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Medicine and Morals class offered by Jewish Learning Institute
The Rice Thresher
Posted Monday, Nov 1st, 2010

Online only: Medicine and Morals class offered by Jewish Learning Institute

By: Molly Chiu

Posted: 10/29/10

Should doctors be genetically engineering babies? Should they proceed with clinical trials at the risk of a patient's life? Should a doctor be able to force lifesaving but painful treatment on a patient? Medicine and Morals: Your Jewish Guide Through Life's Tough Decisions hopes to answer these questions and more through lessons from the Torah and modern Western ethics. 

The class is provided by the Jewish Learning Institute and is offered at the Barbara and David Gibbs Recreation and Wellness Center in classroom 160B. Classes are held on Tuesdays from 7-8:30 p.m. for six weeks, starting Oct. 26. Each of the six classes will cover a different issue of ethics in modern medicine, including patient autonomy, assisted reproduction, patient confidentiality, mental illnesses, organ donation and medical experimentation. 

Rabbi Yitzchok Schmukler, the Associate Director at Chabad House, a local religious organization designed to help Jews get in touch with their faith, will be instructing the course. He said it is important for Rice students to start learning about medical ethics now.

"Everyone deals at some point in their life with tough medical decisions," Schmukler said. "We can't explore these questions at the last minute."

Schmukler, who has been teaching courses through JLI for the past 10 years, worked together with the JLI and Chabad Jewish Student Life, a newly established Jewish student club on campus, to make this course available to Rice students.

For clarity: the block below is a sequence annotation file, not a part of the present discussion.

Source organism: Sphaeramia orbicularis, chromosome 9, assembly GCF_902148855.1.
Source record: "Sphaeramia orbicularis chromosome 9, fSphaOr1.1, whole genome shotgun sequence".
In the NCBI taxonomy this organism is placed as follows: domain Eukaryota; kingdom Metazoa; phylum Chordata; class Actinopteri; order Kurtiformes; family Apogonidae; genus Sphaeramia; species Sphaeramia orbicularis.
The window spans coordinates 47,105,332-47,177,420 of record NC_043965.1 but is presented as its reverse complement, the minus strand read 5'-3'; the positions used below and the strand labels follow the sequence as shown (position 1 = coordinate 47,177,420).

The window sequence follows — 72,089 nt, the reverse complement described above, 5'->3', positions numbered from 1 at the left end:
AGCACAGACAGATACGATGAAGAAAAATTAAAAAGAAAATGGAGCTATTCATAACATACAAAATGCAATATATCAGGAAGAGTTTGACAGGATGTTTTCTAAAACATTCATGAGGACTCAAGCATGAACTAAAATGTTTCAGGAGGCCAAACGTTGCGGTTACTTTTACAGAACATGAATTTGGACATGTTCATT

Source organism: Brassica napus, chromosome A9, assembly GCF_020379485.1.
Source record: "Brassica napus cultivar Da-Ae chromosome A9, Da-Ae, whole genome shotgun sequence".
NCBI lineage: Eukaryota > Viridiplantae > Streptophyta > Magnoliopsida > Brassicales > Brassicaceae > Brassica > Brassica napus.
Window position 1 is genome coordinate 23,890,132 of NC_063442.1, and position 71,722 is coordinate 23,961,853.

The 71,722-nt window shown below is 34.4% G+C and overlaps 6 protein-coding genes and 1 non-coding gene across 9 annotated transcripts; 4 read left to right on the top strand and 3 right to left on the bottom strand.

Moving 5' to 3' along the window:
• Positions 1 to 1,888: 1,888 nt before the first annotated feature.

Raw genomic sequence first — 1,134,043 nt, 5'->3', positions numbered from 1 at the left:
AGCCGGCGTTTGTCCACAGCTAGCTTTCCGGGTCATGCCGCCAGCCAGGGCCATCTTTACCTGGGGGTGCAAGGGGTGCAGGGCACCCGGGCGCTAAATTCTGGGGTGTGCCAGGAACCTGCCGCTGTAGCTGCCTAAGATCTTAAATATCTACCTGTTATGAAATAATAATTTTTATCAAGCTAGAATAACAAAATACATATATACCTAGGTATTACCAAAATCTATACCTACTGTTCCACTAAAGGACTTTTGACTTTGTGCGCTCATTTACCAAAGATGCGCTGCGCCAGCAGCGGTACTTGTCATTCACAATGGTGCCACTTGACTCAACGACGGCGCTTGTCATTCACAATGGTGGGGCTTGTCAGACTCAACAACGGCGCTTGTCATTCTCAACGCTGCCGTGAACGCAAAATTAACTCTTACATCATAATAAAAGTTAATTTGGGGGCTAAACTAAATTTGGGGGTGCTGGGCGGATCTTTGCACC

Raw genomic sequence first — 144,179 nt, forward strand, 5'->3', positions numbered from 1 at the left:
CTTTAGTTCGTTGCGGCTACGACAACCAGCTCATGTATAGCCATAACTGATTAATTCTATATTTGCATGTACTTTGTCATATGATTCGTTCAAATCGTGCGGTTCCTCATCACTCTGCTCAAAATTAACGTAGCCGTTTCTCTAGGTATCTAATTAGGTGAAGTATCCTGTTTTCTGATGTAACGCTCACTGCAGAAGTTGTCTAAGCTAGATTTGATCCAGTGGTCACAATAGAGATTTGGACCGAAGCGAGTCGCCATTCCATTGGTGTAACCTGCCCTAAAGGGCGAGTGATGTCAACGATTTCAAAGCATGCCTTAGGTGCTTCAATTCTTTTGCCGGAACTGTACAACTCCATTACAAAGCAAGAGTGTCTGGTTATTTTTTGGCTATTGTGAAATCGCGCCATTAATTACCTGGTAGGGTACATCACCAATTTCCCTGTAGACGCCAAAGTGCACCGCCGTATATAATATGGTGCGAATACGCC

Vice President of Chabad Jewish Student Life Ariel Gold said she thinks this course fits in well at Rice.

"Rice students are ever-curious and constantly step outside the bounds of their academic concentration seeking to impact and assist others," Gold, a Wiess College junior, said. "This class is perfect for students who have already cultivated an interest in medicine and want to tackle the issues they know will arise in their futures or students who are simply interested in looking at questions of ethics in a new field."

Schmukler said the class will be helpful to students later in life.

"Students are starting out on their self-life," Schmukler said. "[This course] provides students with a unique and valuable insight into tough moral and ethical problems through an ancient tradition." 

Schmukler said the class is open to students of all faiths and beliefs.

"We are exploring fundamental ideas of ethics," Schmukler said. 

Enrollment in Medicine and Morals: The Jewish Guide Through Life's Tough Decisions costs $18 to cover textbook fees. Students interested in the class should register online at www.myJLI.com or by calling 713-522-2004.

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